By: Sharon Berman
Published: The Daily Journal
With only six months left in 2009, is it too late to maximize your business development results for this year? Not if you leverage the remaining months by becoming organized and systematic in your marketing methodology. Not only will it make a difference this year, but your efforts today will put you on track for 2010. Is there really an alternative? Continue your haphazard marketing and you’re likely to miss out on a lot of potential business.
Time and again professionals say that while they market – have lunches, network and more – they would like to get their efforts better organized and more productive. What they mean is that they want to systematize what they’re already doing in order to increase the return on the time they invest. Haphazard marketing may be adequate when business is plentiful and money flows freely, but tougher economic times call for more efficiency to maximize the return on your money and time. Casual marketing is inefficient in any economic climate, but the waste is magnified when everyone is watching their pennies and the results they bring (or don’t).
So where do you begin systematizing your marketing? Most of the professionals who express a desire for better organization have already built some momentum, which makes it easier to ramp up and improve outcomes. You can, however, also start from a standing position, and create momentum quickly. Either way, the foundation of the process is evaluation and assessment.
Assess your current activities and analyze the results. Let’s say you have been doing a decent, but not stellar, job of rainmaking. You might be reaching out to your network whenever the mood strikes you – a phone call here, an e-mail there, a few lunches or breakfasts a month, one networking or professional meeting a month and perhaps speaking or writing once a year. It’s a start, but you can do much better by leveraging those efforts with organization.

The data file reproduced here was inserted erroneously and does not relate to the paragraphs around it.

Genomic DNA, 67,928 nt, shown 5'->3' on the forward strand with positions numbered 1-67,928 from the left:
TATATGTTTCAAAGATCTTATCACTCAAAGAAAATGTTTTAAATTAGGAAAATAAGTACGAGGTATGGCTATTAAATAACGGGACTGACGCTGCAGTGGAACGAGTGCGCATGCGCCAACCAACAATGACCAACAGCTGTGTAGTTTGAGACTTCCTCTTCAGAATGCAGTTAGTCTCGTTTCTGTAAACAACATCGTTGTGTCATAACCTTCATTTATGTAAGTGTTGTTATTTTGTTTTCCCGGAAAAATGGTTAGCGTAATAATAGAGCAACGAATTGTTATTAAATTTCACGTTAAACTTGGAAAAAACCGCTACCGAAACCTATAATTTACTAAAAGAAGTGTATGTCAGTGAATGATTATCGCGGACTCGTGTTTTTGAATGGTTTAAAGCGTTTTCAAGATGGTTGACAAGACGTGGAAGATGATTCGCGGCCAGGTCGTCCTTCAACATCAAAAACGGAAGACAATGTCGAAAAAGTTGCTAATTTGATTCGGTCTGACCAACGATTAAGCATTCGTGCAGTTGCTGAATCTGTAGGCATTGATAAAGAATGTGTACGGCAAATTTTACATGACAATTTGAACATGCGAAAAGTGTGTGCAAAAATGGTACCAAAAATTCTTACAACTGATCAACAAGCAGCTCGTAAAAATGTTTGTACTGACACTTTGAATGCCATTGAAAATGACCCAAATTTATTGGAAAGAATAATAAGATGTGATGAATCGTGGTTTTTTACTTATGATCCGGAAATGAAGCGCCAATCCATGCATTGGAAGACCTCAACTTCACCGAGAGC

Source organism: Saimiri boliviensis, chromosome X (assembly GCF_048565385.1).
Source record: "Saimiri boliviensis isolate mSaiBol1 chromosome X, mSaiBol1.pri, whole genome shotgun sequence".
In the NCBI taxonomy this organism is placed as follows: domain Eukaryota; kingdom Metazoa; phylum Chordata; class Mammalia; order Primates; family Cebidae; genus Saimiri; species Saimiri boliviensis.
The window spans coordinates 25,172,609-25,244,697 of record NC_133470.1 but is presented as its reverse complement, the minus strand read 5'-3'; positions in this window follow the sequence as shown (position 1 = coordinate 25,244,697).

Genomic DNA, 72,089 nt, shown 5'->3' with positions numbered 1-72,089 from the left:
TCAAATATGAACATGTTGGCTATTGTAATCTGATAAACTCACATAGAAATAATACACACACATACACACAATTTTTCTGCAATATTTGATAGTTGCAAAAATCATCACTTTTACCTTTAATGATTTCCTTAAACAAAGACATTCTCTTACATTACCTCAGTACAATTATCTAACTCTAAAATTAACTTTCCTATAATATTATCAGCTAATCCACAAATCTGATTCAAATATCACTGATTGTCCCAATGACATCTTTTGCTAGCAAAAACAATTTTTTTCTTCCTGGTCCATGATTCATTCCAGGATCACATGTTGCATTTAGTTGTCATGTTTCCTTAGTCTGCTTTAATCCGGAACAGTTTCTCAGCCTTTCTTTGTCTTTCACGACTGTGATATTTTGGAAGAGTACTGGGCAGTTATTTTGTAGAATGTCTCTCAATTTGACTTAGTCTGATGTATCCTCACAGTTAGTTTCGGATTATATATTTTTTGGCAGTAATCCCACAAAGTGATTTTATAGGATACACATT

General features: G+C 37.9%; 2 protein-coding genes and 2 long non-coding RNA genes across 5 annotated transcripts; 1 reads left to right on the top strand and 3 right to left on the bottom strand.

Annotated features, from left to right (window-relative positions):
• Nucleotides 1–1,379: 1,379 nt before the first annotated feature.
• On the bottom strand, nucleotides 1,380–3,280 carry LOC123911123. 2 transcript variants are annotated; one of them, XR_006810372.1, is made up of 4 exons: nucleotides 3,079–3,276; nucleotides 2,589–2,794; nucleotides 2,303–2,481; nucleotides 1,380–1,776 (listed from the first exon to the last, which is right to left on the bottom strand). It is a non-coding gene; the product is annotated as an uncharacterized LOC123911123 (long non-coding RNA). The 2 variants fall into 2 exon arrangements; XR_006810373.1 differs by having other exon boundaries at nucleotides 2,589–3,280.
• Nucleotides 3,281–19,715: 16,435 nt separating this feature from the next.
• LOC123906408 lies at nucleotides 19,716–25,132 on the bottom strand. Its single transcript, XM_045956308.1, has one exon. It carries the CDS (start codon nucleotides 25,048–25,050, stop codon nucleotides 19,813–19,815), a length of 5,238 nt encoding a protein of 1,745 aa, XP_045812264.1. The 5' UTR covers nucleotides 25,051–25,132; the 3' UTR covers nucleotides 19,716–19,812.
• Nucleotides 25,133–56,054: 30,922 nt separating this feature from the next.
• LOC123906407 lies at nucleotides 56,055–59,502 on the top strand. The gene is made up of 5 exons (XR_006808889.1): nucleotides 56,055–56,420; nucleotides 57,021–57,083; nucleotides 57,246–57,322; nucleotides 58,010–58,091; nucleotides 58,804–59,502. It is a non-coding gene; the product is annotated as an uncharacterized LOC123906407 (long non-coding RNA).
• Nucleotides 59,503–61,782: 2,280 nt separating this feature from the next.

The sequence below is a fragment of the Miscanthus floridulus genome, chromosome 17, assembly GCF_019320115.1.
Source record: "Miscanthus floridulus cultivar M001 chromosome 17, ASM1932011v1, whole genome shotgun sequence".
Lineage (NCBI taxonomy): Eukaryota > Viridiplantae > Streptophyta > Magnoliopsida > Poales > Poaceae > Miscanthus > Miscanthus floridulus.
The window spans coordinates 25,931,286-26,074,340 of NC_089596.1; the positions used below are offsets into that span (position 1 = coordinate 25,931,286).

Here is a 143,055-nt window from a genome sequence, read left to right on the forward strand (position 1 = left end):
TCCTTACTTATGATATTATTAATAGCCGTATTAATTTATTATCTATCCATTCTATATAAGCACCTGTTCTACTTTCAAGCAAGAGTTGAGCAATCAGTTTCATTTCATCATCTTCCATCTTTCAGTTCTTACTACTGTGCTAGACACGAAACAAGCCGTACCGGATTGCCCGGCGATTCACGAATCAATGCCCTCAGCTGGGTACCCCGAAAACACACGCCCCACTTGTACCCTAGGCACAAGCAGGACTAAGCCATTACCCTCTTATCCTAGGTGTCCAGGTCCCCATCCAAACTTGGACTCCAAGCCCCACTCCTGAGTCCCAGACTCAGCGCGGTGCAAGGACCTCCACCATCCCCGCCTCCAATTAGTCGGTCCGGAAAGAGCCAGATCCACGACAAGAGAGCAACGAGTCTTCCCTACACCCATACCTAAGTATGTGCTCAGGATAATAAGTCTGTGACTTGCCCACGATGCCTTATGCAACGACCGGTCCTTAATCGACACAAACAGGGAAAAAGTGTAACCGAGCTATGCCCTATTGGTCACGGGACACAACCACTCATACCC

Systematize your contact mechanism. List the contacts you want to “touch” regularly – whether once every six months or every other week. Then, take it a step further by coding these people in your database according to frequency of contact so you can pull them up easily. Book the ‘touch’ call on your calendar just as you would any other important date. Keep the list and your entire contact management system organized and clean by adding, updating and deleting contacts as necessary, including referral sources, prospects, current and former clients, or colleagues who just help you keep your ear to the ground. This way, you are capturing the information systematically rather than just picking names out of a hat – or a stack of business cards – for a random contact.
Close the loop. After you contact someone, make a note in the file or in your contact management system to keep track of your “touch.” Then, add a tickler on your appointment calendar to remind you of the next time to contact that person.
Design you system. A “system” is defined as a procedure or process for reaching an objective, as well as a complex of rules governing behavior. Both of these definitions pertain to marketing. What procedures might you establish to achieve your marketing objectives? What rules could govern your marketing behavior? For example, could you devise a method of covering your list of contacts systematically, say by prioritizing them and reaching out to three each week, and then starting anew? Other systematic marketing behaviors might include posting to your blog every other morning or spending 15 minutes on the 15th of each month to determine whom to invite for breakfast or lunch the following month (and actually contacting them by the 20th of the month).